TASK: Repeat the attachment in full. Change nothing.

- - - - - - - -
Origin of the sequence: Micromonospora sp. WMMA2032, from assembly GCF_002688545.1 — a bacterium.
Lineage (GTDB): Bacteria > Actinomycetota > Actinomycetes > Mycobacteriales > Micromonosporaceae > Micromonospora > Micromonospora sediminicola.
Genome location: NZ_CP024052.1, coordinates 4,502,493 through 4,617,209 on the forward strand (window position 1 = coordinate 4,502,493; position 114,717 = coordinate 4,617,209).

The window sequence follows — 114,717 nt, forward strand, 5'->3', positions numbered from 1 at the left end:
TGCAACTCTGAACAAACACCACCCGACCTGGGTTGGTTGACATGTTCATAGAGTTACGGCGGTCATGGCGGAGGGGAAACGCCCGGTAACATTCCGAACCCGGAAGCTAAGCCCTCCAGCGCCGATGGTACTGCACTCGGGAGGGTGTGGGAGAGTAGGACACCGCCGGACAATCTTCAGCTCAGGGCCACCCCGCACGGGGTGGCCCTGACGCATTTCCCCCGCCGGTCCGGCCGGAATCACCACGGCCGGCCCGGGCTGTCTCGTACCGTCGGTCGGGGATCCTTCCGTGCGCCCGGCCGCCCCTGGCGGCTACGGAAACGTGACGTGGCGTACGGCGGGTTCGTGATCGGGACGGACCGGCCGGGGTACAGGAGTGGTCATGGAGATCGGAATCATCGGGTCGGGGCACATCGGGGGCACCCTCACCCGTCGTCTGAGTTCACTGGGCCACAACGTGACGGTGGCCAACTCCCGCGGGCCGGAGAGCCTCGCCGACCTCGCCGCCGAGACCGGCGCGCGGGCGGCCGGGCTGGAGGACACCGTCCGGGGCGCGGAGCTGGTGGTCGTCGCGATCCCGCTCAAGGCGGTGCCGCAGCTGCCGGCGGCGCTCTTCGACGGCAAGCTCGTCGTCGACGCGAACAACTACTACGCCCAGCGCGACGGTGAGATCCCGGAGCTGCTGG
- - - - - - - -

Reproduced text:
Origin of the sequence: Micromonospora sp. WMMA2032, from assembly GCF_002688545.1 — a bacterium.
Lineage (GTDB): Bacteria > Actinomycetota > Actinomycetes > Mycobacteriales > Micromonosporaceae > Micromonospora > Micromonospora sediminicola.
Genome location: NZ_CP024052.1, coordinates 4,502,493 through 4,617,209 on the forward strand (window position 1 = coordinate 4,502,493; position 114,717 = coordinate 4,617,209).

The window sequence follows — 114,717 nt, forward strand, 5'->3', positions numbered from 1 at the left end:
TGCAACTCTGAACAAACACCACCCGACCTGGGTTGGTTGACATGTTCATAGAGTTACGGCGGTCATGGCGGAGGGGAAACGCCCGGTAACATTCCGAACCCGGAAGCTAAGCCCTCCAGCGCCGATGGTACTGCACTCGGGAGGGTGTGGGAGAGTAGGACACCGCCGGACAATCTTCAGCTCAGGGCCACCCCGCACGGGGTGGCCCTGACGCATTTCCCCCGCCGGTCCGGCCGGAATCACCACGGCCGGCCCGGGCTGTCTCGTACCGTCGGTCGGGGATCCTTCCGTGCGCCCGGCCGCCCCTGGCGGCTACGGAAACGTGACGTGGCGTACGGCGGGTTCGTGATCGGGACGGACCGGCCGGGGTACAGGAGTGGTCATGGAGATCGGAATCATCGGGTCGGGGCACATCGGGGGCACCCTCACCCGTCGTCTGAGTTCACTGGGCCACAACGTGACGGTGGCCAACTCCCGCGGGCCGGAGAGCCTCGCCGACCTCGCCGCCGAGACCGGCGCGCGGGCGGCCGGGCTGGAGGACACCGTCCGGGGCGCGGAGCTGGTGGTCGTCGCGATCCCGCTCAAGGCGGTGCCGCAGCTGCCGGCGGCGCTCTTCGACGGCAAGCTCGTCGTCGACGCGAACAACTACTACGCCCAGCGCGACGGTGAGATCCCGGAGCTGCTGG